Does anyone know how the Public Data Corporation is progressing? It seems that there is some form of conversation ongoing following the initial web based forum for comment and suggestions but I am not sure who is talking to who. The latest announcement from Francis Maude is pretty opaque and could be read as “everything is still under discussion” or as “we have pretty much made up our minds”
The minister also said that although most public sector information will be available under the UK Open Government Licence, launched in September 2010 by The National Archives to make it easier to re-use government data, there are some instances where this is not possible.
He said that examples include where third party intellectual property rights are present, or where charges are required to ensure the quality of the data.
Read that and try to work out whether OS data will be in or out. Is this about opening up public data for transparent government and possible innovation or creating a vehicle to capitalise on the commercial potential of public data asset?
Last week I was chatting with with someone who I thought should be in the know and he suggested that there was a need for more options for consideration. So in case the decisions have not yet been made here is my two penneth.
A while back I wrote a piece suggesting that the 10 year PSMA had made OS somewhat more privitisable than previously and that Sir Rob Margett’s comment that a free data model would cost £500m retrospectively made sense. Now I am not suggesting that there are plans to privatise the OS or that that is part of the PDC agenda, I have no inside information on this. But if anyone in the Treasury, the Shareholder Executive or the Cabinet Office is pondering the question of privatisation here is a thought or two for you.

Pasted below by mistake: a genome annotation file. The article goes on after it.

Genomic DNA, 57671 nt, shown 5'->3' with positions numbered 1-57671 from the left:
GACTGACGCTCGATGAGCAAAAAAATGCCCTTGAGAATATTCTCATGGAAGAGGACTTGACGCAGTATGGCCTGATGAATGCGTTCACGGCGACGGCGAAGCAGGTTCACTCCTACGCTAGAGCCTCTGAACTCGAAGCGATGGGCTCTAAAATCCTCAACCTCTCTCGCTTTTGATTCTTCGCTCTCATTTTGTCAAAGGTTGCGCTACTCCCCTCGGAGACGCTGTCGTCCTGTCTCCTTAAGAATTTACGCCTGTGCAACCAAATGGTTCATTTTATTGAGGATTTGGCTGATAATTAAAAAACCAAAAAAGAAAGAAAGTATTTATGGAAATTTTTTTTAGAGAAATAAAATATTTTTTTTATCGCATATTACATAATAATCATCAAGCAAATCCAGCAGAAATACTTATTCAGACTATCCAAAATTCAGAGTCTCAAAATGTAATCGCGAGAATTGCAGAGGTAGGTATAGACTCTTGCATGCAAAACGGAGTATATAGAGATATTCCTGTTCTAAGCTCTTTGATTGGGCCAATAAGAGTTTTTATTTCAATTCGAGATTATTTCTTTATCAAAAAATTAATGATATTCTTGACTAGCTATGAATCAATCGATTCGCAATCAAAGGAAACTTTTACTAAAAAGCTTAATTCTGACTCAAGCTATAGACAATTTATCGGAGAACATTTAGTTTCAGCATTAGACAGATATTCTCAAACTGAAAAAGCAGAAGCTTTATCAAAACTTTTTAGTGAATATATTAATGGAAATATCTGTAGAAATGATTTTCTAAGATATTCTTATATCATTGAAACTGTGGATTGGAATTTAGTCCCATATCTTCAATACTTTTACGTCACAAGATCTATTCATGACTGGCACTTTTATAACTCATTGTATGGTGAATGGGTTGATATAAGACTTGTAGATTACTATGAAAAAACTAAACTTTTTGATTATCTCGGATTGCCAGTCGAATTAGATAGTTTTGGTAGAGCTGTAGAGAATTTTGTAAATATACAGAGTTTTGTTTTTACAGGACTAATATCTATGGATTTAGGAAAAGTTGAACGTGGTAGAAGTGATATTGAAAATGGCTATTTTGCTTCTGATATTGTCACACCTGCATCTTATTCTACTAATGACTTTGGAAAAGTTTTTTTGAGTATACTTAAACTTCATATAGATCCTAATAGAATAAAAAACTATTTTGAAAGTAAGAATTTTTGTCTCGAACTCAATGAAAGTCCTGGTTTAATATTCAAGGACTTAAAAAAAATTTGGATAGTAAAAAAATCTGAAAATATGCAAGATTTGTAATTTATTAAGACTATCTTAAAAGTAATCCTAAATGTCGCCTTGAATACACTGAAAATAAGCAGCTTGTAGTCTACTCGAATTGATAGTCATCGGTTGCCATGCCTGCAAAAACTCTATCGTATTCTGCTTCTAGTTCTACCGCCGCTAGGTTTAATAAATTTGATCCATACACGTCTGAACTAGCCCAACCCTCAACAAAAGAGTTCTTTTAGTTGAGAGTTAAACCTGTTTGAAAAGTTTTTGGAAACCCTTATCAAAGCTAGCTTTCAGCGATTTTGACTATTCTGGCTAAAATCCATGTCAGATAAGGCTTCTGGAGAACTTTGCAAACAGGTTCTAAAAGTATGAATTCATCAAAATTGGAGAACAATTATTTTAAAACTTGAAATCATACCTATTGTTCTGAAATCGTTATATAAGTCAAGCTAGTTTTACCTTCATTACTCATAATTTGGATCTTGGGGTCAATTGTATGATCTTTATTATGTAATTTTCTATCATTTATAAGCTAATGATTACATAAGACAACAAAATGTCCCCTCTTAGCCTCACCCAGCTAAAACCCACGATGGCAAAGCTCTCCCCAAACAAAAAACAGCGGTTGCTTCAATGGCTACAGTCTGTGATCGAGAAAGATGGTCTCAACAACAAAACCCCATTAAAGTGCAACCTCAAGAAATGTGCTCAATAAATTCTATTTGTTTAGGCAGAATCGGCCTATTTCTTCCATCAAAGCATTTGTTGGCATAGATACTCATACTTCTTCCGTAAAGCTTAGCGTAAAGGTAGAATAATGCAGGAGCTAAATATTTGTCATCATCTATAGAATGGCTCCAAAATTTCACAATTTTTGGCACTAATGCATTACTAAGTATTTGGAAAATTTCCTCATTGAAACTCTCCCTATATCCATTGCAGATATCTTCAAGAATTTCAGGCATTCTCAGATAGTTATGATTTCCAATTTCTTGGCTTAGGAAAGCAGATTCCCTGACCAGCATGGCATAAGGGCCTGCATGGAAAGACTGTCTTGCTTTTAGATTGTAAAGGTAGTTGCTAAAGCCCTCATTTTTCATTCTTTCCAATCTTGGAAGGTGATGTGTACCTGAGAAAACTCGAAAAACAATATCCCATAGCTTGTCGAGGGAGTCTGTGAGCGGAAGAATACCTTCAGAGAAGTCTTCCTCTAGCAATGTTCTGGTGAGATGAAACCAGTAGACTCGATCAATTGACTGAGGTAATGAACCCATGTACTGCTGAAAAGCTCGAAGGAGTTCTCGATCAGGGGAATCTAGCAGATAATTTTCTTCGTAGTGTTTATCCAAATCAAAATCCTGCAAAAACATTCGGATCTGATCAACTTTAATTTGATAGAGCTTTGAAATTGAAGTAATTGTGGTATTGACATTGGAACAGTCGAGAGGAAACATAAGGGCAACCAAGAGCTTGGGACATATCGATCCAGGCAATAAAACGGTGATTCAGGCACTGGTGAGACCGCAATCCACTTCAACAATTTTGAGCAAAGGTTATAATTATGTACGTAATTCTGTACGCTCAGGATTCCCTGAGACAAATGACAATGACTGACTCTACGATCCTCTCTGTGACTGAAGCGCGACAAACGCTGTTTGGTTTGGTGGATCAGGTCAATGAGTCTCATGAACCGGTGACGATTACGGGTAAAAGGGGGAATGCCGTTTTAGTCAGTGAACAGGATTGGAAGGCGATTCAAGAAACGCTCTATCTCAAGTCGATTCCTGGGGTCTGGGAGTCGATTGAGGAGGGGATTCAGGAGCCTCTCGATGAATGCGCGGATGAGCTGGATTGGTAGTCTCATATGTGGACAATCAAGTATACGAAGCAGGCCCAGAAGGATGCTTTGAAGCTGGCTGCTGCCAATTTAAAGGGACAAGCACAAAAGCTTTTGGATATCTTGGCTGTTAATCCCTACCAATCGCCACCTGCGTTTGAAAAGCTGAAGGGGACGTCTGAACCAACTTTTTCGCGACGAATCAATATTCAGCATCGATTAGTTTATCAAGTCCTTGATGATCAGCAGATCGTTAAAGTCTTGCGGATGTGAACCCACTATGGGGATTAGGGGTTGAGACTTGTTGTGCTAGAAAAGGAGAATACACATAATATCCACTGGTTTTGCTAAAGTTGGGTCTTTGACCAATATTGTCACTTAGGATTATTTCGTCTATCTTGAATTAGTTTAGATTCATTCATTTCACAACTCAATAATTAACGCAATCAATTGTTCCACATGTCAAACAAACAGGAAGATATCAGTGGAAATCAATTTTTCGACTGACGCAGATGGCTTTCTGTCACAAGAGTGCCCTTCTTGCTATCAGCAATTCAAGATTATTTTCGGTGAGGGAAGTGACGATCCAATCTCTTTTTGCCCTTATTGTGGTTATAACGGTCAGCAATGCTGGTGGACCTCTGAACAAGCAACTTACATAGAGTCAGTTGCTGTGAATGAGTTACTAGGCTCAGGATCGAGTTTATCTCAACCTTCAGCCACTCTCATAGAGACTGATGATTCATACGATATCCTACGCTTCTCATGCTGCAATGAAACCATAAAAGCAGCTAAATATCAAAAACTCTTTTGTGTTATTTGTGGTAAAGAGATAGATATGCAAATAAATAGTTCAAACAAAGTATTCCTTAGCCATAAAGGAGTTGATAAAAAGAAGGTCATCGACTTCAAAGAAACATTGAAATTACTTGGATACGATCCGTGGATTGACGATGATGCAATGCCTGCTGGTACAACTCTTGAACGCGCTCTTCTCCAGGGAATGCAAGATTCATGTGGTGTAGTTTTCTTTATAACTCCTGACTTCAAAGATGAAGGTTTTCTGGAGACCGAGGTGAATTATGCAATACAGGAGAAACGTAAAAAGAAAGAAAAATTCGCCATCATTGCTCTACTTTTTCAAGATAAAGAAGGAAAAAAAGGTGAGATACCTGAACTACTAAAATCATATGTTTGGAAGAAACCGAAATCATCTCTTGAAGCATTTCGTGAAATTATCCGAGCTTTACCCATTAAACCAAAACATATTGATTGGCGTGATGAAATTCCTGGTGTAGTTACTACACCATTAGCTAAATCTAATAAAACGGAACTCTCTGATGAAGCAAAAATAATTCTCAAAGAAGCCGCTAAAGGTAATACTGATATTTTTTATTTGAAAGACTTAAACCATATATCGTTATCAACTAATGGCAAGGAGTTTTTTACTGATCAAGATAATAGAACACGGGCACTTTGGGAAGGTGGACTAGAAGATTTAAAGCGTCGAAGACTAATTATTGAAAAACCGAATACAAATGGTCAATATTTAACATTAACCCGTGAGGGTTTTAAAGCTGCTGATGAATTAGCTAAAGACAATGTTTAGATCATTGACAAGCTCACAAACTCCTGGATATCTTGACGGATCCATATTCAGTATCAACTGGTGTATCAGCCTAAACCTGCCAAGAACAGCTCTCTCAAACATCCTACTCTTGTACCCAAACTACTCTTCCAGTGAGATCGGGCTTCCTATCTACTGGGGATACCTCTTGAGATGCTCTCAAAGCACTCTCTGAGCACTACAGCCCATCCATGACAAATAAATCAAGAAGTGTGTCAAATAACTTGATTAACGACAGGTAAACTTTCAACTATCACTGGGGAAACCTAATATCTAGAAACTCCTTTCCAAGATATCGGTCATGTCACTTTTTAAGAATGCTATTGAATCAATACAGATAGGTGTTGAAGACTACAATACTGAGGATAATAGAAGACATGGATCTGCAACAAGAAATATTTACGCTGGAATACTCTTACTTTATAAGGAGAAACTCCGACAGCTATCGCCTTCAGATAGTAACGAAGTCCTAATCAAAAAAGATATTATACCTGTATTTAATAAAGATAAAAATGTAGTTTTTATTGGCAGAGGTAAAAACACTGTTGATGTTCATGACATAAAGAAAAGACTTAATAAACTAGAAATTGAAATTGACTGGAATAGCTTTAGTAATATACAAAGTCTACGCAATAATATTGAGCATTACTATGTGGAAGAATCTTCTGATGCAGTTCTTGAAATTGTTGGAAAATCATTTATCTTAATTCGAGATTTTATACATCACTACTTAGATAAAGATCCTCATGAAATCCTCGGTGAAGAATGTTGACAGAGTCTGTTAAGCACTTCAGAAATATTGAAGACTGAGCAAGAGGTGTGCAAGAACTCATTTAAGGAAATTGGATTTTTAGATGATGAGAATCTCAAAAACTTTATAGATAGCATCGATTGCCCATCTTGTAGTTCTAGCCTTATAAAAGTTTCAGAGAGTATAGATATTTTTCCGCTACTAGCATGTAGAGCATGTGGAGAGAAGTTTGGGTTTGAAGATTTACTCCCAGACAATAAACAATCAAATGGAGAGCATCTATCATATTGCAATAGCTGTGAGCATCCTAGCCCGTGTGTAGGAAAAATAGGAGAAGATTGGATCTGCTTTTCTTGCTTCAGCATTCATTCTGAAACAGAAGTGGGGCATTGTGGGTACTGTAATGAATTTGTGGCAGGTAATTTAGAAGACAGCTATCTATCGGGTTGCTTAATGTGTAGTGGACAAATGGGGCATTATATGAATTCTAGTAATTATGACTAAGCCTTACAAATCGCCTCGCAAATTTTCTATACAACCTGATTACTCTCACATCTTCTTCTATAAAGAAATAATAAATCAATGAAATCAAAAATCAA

We now have a de facto monopoly in the management and provision of large scale geographic information and addresses as a consequence of a 10 year public sector supply agreement and the unrealistic costs for a new entrant to build up comparable data. In 10 years time it is unlikely that any alternative sources of supply will have evolved – no doubt that bold prediction will prompt some spirited disagreement, bring it on. One might take the view that a lack of competition and opportunity will limit innovation and the delivery of best value to the tax payer, that seems to be thinking behind the proposed changes to the NHS, “what’s good for the goose is good for the gander” perhaps.
Perhaps there is an answer and surprisingly (well at least for me) it can be found in the old LGIH/NLPG custodianship model. Perhaps the future for the PDC is to retain ownership of the National Map while letting a contract for the continuing collection, enhancement, processing and commercial exploitation (sale to the public and private sectors) for a fixed period. At the end of the contract period there could be a competitive bidding process for companies to take on the custodianship of the data for the next contract period while the data would always be retained as a national asset. This model would work regardless of whether the commercial model was to recover costs of data maintenance through sale or by a central government grant making the data free to use for all. Incidentally it could also be a model for PAF if government is planning to privatise Royal Mail.
Of course privatisation of any of the PDC assets may not be on the agenda, assuming the Cabinet Office, Treasury and Shareholder Executive have a common agenda. But if it is, custodianship may be a model worth considering.